Positive Environment News

Planned EU emissions scheme triggers first trades

Date: 23-Dec-02
Country: GERMANY
Author: Nicholas Brautlecht

This showed European industries had already accepted the scheme, which is key in the EU's effort to fight global warming, although it still faced bureaucratic and practical hurdles, the sources said.

"The German government has initiated the first legal steps and initial trades in the forwards market show that the industries are firmly convinced that emissions trading will definitely come," the head of the German government's Federal Climate Working Group Franzjosef Schafhausen told Reuters.

Traders are already brokering first speculative trades of carbon dioxide (CO2) certificates between companies, including German utilities, even though it is unclear whether they will be of value when the EU scheme officially begins.

"Volumes in the forwards market are still limited and it is unclear whether these certificates will be of any value in the future, but current trading activities should be seen as a test," said Michael Weltin, energy policy adviser at German utility E.ON (EONG.DE).

Once the EU scheme is officially put in place and market liquidity is on the rise, a bourse will offer emission rights trading, the energy industry sources said.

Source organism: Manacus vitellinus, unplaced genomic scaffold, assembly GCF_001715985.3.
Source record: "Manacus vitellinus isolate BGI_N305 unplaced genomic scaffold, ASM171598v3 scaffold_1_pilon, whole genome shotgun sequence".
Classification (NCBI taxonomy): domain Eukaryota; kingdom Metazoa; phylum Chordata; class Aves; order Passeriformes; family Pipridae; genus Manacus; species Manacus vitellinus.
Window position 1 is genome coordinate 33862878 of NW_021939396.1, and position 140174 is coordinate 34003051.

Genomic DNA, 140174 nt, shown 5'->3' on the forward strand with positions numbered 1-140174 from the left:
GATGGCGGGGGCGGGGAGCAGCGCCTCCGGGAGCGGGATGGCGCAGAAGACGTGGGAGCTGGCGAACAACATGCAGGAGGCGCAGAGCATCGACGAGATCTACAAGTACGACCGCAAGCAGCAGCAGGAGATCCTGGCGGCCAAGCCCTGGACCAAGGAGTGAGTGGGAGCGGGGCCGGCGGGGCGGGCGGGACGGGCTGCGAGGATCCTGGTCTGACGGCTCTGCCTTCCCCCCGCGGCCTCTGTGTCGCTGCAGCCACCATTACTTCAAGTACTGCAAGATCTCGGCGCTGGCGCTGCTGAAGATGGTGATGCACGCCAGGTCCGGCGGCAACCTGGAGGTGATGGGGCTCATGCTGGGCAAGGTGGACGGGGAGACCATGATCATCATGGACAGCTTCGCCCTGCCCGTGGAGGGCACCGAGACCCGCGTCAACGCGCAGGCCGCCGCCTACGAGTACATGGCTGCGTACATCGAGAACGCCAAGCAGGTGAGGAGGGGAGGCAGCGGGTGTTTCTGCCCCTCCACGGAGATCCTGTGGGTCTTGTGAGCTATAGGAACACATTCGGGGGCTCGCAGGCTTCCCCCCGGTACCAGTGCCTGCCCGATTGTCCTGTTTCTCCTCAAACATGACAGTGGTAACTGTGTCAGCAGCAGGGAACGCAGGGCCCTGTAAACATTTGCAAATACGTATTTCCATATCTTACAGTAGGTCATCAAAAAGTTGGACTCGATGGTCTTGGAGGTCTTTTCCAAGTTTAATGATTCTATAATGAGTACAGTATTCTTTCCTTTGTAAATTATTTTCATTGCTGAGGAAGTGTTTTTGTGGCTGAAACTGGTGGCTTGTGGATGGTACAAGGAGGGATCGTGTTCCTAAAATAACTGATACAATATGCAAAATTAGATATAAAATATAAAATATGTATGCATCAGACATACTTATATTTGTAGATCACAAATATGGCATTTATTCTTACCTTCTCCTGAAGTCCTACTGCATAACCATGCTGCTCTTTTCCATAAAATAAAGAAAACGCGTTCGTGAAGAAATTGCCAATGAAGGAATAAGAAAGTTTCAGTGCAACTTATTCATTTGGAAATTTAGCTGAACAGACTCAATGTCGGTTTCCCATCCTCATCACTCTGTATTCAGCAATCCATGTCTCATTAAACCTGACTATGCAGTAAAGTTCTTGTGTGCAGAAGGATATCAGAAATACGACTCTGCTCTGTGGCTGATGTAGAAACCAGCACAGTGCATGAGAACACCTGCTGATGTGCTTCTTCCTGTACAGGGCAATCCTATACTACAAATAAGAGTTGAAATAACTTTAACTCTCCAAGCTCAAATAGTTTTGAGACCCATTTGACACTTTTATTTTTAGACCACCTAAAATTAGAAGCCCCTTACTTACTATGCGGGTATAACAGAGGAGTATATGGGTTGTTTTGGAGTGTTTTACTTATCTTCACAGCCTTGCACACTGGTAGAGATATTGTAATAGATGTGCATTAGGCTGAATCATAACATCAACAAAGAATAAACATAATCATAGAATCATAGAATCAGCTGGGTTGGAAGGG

The UK's London Stock exchange (LSE.L), German rival Deutsche Boerse (DB1Gn.DE) as well as the country's EEX power bourse are all said to be examining the issue.

But the launch of the EU's trading scheme still faces major hurdles before its launch and some players in the industry doubt that it will start in 2005.

"I believe that January 1 2005 is a very optimistic date, as there are still a lot of bureaucratic and practical hurdles to overcome," said Henning Rentz, head of German utility RWE's (RWEG.DE) environmental policy division.

Following the EU parliament's approval, which is expected as late as autumn 2003, each country in the 15-nation bloc will be under pressure to present plans on how to allocate emission rights in their industries, Schafhausen said.

"Countries by March 31 2004 need to submit a national allocation plan that puts caps on amounts of CO2 their industries, traffic and private households can emit - that leaves little time," he said.

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